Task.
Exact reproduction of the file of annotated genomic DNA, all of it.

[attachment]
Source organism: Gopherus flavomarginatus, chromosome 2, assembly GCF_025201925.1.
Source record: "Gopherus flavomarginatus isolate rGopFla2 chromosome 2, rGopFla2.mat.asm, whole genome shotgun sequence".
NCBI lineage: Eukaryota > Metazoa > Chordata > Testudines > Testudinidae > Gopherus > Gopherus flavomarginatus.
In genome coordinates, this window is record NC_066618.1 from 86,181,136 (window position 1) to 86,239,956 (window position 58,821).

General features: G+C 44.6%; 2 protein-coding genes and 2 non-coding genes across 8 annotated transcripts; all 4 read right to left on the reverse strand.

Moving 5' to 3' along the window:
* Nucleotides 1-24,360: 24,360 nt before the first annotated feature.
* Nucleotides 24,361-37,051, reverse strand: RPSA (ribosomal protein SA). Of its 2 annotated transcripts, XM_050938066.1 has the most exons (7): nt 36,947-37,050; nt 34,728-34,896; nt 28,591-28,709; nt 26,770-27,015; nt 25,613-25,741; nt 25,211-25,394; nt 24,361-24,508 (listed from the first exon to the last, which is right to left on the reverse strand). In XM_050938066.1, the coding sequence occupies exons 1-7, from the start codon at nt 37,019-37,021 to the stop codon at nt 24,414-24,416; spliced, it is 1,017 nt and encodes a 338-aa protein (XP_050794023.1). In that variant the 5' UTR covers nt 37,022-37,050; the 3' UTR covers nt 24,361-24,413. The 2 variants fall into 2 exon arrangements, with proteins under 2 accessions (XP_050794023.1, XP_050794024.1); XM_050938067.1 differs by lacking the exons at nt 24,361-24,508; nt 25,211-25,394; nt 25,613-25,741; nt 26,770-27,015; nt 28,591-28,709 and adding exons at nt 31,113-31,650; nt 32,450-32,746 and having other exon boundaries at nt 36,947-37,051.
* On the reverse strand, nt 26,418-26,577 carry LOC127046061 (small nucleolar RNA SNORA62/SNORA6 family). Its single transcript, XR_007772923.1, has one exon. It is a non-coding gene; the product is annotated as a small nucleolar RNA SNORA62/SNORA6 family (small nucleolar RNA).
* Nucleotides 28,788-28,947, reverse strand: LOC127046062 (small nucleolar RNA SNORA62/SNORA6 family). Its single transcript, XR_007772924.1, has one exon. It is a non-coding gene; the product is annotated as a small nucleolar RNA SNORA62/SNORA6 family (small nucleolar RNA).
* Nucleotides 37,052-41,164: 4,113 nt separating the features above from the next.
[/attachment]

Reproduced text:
Source organism: Gopherus flavomarginatus, chromosome 2, assembly GCF_025201925.1.
Source record: "Gopherus flavomarginatus isolate rGopFla2 chromosome 2, rGopFla2.mat.asm, whole genome shotgun sequence".
NCBI lineage: Eukaryota > Metazoa > Chordata > Testudines > Testudinidae > Gopherus > Gopherus flavomarginatus.
In genome coordinates, this window is record NC_066618.1 from 86,181,136 (window position 1) to 86,239,956 (window position 58,821).

General features: G+C 44.6%; 2 protein-coding genes and 2 non-coding genes across 8 annotated transcripts; all 4 read right to left on the reverse strand.

Moving 5' to 3' along the window:
* Nucleotides 1-24,360: 24,360 nt before the first annotated feature.
* Nucleotides 24,361-37,051, reverse strand: RPSA (ribosomal protein SA). Of its 2 annotated transcripts, XM_050938066.1 has the most exons (7): nt 36,947-37,050; nt 34,728-34,896; nt 28,591-28,709; nt 26,770-27,015; nt 25,613-25,741; nt 25,211-25,394; nt 24,361-24,508 (listed from the first exon to the last, which is right to left on the reverse strand). In XM_050938066.1, the coding sequence occupies exons 1-7, from the start codon at nt 37,019-37,021 to the stop codon at nt 24,414-24,416; spliced, it is 1,017 nt and encodes a 338-aa protein (XP_050794023.1). In that variant the 5' UTR covers nt 37,022-37,050; the 3' UTR covers nt 24,361-24,413. The 2 variants fall into 2 exon arrangements, with proteins under 2 accessions (XP_050794023.1, XP_050794024.1); XM_050938067.1 differs by lacking the exons at nt 24,361-24,508; nt 25,211-25,394; nt 25,613-25,741; nt 26,770-27,015; nt 28,591-28,709 and adding exons at nt 31,113-31,650; nt 32,450-32,746 and having other exon boundaries at nt 36,947-37,051.
* On the reverse strand, nt 26,418-26,577 carry LOC127046061 (small nucleolar RNA SNORA62/SNORA6 family). Its single transcript, XR_007772923.1, has one exon. It is a non-coding gene; the product is annotated as a small nucleolar RNA SNORA62/SNORA6 family (small nucleolar RNA).
* Nucleotides 28,788-28,947, reverse strand: LOC127046062 (small nucleolar RNA SNORA62/SNORA6 family). Its single transcript, XR_007772924.1, has one exon. It is a non-coding gene; the product is annotated as a small nucleolar RNA SNORA62/SNORA6 family (small nucleolar RNA).
* Nucleotides 37,052-41,164: 4,113 nt separating the features above from the next.